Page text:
Who On Earth Cares? Cate Blanchett Does
"Everything we buy has an impact on the environment, as all things demand energy, water and other natural resources to produce. People can make a difference to their individual contribution to greenhouse pollution by buying less, wasting less and choosing products that last," says Chuck Berger, ACF's Director of Sustainability Strategies. The Australian Conservation Foundation has been rolling our campaigns so rapidly these days it's hard to keep up. Chuck's above comments accompanied last month's release of The Consumption Atlas: an interactive online tool that allows Australians to view the greenhouse pollution created by households in their suburb. Dial in your suburb and see how you and your neighbours compare with other Australian cities and states. The atlas uses data from the Balancing Act research and links to the GreenHome initiative, a program that recently scored the 2007 Banksia Education Award, awarded by the Banksia Environmental Foundation, which might be considered Australia's eco-Oscars. Not content with these moves to get Aussies off our bums to lose our moniker as the world's highest per capita emitter of greenhouse gases, the ACF last year teamed up with Al Gore's Climate Project and is doing a repeat in 2007. Now they've mixed and matched online social networking with community based social marketing with their new 'Who On Earth Cares' initiative. Australian actor, Cate Blanchett is a star recruit, having committed to reduce her emissions by 13,300kg (equal to 2.66 cars off the road). Cate's emission reduction plan is detailed after the fold.
"I care about climate change because of our children. I want to safeguard their future. It is a situation that affects each and every one of us, in this country and around the world. It is an inescapable problem. A common link we share. It is a crisis that provides us with an opportunity to change for the better. To change the way we consume, the way we think and the way we behave. By assuming responsibility we protect, and respect the generations behind us." says Cate Blanchett.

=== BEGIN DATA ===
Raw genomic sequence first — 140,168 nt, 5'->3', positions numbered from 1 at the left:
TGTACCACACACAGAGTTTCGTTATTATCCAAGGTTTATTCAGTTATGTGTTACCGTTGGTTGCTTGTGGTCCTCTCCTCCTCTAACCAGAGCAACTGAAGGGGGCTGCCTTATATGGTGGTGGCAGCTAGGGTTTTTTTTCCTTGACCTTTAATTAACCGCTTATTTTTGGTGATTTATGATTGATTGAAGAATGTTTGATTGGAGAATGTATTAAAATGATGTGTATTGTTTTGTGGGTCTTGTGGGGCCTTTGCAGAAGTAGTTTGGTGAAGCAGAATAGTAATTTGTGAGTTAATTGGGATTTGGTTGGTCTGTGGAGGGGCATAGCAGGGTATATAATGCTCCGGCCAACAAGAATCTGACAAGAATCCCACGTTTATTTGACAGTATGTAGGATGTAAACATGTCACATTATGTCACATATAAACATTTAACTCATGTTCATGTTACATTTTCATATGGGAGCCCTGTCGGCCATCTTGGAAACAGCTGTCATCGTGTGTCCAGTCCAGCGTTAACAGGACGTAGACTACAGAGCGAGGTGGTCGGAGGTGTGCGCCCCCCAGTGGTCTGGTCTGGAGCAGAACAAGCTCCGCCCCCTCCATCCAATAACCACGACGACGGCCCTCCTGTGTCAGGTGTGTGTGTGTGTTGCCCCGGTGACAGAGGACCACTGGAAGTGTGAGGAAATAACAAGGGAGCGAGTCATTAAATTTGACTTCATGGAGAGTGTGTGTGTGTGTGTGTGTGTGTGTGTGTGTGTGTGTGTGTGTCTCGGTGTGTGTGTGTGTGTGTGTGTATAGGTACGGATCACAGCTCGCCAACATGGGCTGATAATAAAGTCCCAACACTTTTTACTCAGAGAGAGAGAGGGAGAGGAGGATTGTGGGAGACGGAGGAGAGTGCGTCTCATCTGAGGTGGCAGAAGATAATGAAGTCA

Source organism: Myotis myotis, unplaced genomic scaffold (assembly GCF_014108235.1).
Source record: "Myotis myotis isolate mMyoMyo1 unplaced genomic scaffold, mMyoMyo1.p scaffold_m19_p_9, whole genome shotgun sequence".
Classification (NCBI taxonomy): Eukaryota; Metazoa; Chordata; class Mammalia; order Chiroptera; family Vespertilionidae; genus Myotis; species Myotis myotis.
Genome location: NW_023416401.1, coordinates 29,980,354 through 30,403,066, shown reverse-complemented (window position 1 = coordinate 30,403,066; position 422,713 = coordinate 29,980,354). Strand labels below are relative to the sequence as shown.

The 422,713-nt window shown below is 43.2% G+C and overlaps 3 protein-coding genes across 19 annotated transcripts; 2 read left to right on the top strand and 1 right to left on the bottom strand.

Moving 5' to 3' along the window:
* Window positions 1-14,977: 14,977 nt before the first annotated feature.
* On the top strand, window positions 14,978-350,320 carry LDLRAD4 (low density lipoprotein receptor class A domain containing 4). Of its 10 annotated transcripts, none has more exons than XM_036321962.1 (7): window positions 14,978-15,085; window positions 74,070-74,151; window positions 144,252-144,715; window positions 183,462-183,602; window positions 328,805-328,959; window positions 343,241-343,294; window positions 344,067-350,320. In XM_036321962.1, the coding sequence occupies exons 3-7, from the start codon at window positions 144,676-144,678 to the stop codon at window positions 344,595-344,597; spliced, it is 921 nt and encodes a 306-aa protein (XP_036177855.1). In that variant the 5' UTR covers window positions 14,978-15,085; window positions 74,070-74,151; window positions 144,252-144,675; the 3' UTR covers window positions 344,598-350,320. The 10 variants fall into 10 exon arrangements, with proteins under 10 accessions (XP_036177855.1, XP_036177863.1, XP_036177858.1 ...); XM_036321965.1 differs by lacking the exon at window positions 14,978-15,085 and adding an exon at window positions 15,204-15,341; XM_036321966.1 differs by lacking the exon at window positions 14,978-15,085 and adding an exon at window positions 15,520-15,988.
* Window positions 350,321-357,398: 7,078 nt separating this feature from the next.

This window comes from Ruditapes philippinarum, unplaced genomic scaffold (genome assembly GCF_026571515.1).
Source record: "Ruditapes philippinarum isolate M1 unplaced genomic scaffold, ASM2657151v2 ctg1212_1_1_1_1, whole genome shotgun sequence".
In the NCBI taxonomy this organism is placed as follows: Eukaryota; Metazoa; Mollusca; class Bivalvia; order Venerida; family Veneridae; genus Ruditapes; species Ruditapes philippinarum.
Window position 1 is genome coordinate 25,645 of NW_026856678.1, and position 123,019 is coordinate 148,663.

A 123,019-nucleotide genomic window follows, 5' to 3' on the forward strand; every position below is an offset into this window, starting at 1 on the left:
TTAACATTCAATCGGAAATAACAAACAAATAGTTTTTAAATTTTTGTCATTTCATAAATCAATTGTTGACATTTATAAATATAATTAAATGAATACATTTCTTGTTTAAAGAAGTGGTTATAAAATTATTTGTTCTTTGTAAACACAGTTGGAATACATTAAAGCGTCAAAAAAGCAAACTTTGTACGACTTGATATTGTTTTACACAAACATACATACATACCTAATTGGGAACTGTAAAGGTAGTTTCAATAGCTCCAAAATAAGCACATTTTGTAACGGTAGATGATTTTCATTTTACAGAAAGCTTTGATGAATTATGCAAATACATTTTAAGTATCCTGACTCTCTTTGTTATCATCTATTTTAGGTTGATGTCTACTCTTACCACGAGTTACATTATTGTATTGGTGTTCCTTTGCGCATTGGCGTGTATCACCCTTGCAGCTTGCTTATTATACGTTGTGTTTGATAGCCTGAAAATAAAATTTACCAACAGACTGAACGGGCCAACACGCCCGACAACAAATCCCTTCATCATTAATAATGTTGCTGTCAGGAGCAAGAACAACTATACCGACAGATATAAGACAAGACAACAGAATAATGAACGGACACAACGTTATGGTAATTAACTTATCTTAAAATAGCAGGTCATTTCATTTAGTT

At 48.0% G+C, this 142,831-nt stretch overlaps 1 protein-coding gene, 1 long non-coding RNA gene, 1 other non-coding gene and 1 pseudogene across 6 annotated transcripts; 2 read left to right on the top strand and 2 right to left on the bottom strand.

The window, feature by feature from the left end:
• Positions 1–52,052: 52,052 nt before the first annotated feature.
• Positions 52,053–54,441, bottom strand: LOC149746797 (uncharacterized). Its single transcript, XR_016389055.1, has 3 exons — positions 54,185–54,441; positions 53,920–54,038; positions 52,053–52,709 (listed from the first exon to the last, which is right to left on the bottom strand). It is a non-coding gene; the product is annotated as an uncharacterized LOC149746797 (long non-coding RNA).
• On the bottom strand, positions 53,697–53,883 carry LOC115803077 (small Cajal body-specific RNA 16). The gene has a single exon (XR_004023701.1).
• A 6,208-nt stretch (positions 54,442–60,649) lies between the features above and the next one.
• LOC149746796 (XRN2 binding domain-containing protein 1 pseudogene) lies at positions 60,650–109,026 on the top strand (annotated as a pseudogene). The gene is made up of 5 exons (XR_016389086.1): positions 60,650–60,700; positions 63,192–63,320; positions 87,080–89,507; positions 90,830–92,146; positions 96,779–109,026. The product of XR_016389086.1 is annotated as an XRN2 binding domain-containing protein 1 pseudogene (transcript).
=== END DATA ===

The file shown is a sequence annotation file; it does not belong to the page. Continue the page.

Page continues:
"To reduce my greenhouse pollution, I have personally committed to:
- Switch my household power supply to accredited GreenPower
- Install a water efficient shower head
- Set my washing machine to wash my clothes in cold water
- Check and install adequate roof insulation
- Avoid one domestic air flight this year and purchase carbon offsets
- Drive 20 kilometres less each week
- Reduce my household electricity and gas usage by 20%
- Install a solar hot water heater
- I want to see a connected and progressive future for Australia, where we harness our greatest natural resources; sun, wind and brain power."
Mind you, when you are an Oscar-winning actor spending almost $1.5million in renovations on your newly acquired home it is easier to effect such change, than it might be for many of us. But, we suspect, not all celebs would go to the trouble of installing a "20,000-litre water tank, high-tech solar panelling, low energy lighting and grey water recycling." And Cate has also said that when she and her playwright husband, Andrew Upton, take over as artistic directors of the Sydney Theatre Company in 2008 they hope to take it in a green direction too. So we, assume therefore, like others that Cate is committed to the core.
Ten points to the ACF for reinventing itself and making its work relevant to mainstream Australia. It is a lesson not quite fully grasped by all environment groups.
Disclaimer: This writer is a lifetime member of ACF, and more than a decade ago worked in media liaison for the organisation.